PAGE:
The Big Idea

Greed may not be good for the economy, but envy is worse

By Carlos Lozada
Sunday, September 26, 2010

Greed may not be good -- but envy is worse

"Greed, for lack of a better word, is good. Greed is right. Greed works."

Gordon Gekko's infamous speech in Oliver Stone's 1987 film "Wall Street" came to embody the excesses of 1980s high finance. Now Gekko, fresh out of prison, is back in Stone's "Wall Street: Money Never Sleeps," which features the financier (played again by Michael Douglas) warning of the impending economic crisis of 2008. Turns out greed caused some trouble while Gekko was locked up.

But is greed capitalism's worst sin? Not so, argues economist Victor Claar. In a speech at the American Enterprise Institute last week, Claar posited that another deadly sin -- envy -- is an inherent part of the free-market system and can prove even more insidious.

Claar, a co-author of "Economics in Christian Perspective," relied on Thomas Aquinas's definition of envy: sadness at the good of another. He cited the biblical parable of the prodigal son, in which the older sibling is envious of his dissolute brother, whose return home sparks a big party. "It sounds like blue-collar frustrations that we hear today," Claar said. " 'I did everything the right way, I played by all of the right rules -- and here I am.' "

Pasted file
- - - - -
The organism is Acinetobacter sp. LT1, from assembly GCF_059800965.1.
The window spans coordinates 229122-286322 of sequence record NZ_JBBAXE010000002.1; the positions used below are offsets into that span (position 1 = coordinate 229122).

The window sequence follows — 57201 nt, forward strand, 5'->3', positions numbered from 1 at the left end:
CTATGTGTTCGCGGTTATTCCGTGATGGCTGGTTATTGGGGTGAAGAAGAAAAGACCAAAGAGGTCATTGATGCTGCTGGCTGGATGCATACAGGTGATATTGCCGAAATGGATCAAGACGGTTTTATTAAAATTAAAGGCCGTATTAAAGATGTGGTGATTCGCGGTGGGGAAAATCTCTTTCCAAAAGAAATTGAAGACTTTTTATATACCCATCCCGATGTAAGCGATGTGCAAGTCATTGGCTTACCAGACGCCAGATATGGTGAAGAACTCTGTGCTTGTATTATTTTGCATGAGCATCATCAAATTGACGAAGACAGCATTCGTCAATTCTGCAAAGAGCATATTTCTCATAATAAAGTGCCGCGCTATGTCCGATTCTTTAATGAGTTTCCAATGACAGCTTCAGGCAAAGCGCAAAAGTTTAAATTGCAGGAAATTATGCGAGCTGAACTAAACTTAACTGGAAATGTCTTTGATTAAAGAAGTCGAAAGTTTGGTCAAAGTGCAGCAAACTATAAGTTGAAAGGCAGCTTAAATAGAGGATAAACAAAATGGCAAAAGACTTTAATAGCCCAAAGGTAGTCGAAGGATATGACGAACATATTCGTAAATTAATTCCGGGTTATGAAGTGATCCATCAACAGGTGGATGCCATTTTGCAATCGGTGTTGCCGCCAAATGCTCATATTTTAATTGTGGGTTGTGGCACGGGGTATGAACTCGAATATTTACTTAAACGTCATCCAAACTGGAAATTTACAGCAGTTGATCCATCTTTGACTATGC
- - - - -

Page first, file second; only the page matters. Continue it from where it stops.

Whether because of differing intelligence, skill, ambition or luck, free markets produce different outcomes for different people, so envy is inevitable. And in democratic systems, "envious majorities" can push for policies that "narrow the gap between them and the targets of their envy."

But Claar worries that this road can lead to initiatives that, "in the guise of social justice," produce greater unemployment or less overall wealth. And those results in turn lead to "outrage at the system that generated the outcome."

Was Claar talking about President Obama's policies? "The current administration does seem to be keen on taking from the rich to give to the poor," he said in an e-mail. "Sometimes the tone is not mean -- 'spread the wealth around' -- yet at times it is, suggesting those making over $250,000 should feel guilty for the hard work they have done to contribute something others find valuable enough to voluntarily pay for. So our efforts to reduce envy may very well reduce long-term growth by discouraging effort, invention and discovery in the most talented among us."

But that doesn't mean Gekko had it quite right, he concludes. "Greed -- the pursuit of embarrassing riches -- is not good; it's a deadly sin just like envy is," Claar said in his speech. "But pursuing self-interest in a system that allows you to be rewarded for pursuit of your own self-interest and at the same time in the service of others? That's certainly better than the alternative."

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